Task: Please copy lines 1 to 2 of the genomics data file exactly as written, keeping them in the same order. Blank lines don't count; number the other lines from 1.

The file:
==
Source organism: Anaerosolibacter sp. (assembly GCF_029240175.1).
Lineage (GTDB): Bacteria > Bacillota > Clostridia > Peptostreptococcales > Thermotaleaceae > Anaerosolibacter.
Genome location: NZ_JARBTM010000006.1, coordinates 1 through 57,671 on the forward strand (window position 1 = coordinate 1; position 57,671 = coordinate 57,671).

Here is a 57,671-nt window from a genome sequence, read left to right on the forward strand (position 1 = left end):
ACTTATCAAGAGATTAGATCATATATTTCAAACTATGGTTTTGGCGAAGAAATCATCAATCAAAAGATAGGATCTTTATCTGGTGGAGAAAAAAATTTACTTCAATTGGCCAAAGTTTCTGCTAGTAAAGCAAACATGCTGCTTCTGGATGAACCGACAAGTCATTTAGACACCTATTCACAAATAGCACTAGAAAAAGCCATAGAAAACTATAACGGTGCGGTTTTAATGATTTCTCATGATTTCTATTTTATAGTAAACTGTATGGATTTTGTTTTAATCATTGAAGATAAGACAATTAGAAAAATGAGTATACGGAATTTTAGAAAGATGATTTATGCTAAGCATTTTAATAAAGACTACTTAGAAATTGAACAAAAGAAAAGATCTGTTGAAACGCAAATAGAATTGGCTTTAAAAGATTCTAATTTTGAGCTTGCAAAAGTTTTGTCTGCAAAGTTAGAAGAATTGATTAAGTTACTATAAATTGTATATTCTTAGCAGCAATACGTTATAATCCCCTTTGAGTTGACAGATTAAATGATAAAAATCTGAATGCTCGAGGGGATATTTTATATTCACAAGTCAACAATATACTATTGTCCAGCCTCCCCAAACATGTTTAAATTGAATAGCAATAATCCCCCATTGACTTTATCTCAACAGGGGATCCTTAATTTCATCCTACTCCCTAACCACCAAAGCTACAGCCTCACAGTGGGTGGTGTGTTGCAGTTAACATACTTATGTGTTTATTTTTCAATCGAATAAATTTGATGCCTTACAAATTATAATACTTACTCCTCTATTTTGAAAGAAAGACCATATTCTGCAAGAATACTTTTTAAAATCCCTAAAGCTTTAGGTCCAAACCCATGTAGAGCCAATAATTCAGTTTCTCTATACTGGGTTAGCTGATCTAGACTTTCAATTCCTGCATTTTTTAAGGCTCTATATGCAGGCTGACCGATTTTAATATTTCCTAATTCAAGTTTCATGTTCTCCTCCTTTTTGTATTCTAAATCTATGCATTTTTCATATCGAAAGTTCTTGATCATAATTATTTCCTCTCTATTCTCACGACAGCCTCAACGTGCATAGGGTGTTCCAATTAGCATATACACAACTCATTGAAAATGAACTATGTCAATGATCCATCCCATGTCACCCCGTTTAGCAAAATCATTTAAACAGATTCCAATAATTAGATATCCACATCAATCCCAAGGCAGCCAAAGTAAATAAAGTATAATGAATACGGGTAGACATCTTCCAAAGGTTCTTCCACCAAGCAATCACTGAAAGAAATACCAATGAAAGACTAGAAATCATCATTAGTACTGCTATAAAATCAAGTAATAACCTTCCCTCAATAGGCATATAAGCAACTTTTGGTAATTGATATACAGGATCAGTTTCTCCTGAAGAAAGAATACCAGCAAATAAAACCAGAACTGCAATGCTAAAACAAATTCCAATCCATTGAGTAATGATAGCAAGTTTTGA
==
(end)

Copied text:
Source organism: Anaerosolibacter sp. (assembly GCF_029240175.1).
Lineage (GTDB): Bacteria > Bacillota > Clostridia > Peptostreptococcales > Thermotaleaceae > Anaerosolibacter.